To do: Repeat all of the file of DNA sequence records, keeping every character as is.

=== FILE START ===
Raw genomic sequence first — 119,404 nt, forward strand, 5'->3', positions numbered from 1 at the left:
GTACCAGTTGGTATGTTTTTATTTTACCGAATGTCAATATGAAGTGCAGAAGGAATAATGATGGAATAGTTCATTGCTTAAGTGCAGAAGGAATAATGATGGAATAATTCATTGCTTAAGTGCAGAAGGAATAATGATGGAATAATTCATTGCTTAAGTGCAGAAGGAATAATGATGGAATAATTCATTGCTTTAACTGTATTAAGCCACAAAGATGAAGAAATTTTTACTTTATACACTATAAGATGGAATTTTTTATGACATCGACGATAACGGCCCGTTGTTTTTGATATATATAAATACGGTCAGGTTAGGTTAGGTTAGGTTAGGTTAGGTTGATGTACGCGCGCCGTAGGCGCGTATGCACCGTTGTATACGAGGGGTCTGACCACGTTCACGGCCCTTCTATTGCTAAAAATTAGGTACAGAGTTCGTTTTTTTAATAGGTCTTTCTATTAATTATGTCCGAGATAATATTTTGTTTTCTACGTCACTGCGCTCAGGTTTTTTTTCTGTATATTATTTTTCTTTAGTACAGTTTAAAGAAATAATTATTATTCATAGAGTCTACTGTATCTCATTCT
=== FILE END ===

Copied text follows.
Raw genomic sequence first — 119,404 nt, forward strand, 5'->3', positions numbered from 1 at the left:
GTACCAGTTGGTATGTTTTTATTTTACCGAATGTCAATATGAAGTGCAGAAGGAATAATGATGGAATAGTTCATTGCTTAAGTGCAGAAGGAATAATGATGGAATAATTCATTGCTTAAGTGCAGAAGGAATAATGATGGAATAATTCATTGCTTAAGTGCAGAAGGAATAATGATGGAATAATTCATTGCTTTAACTGTATTAAGCCACAAAGATGAAGAAATTTTTACTTTATACACTATAAGATGGAATTTTTTATGACATCGACGATAACGGCCCGTTGTTTTTGATATATATAAATACGGTCAGGTTAGGTTAGGTTAGGTTAGGTTAGGTTGATGTACGCGCGCCGTAGGCGCGTATGCACCGTTGTATACGAGGGGTCTGACCACGTTCACGGCCCTTCTATTGCTAAAAATTAGGTACAGAGTTCGTTTTTTTAATAGGTCTTTCTATTAATTATGTCCGAGATAATATTTTGTTTTCTACGTCACTGCGCTCAGGTTTTTTTTCTGTATATTATTTTTCTTTAGTACAGTTTAAAGAAATAATTATTATTCATAGAGTCTACTGTATCTCATTCT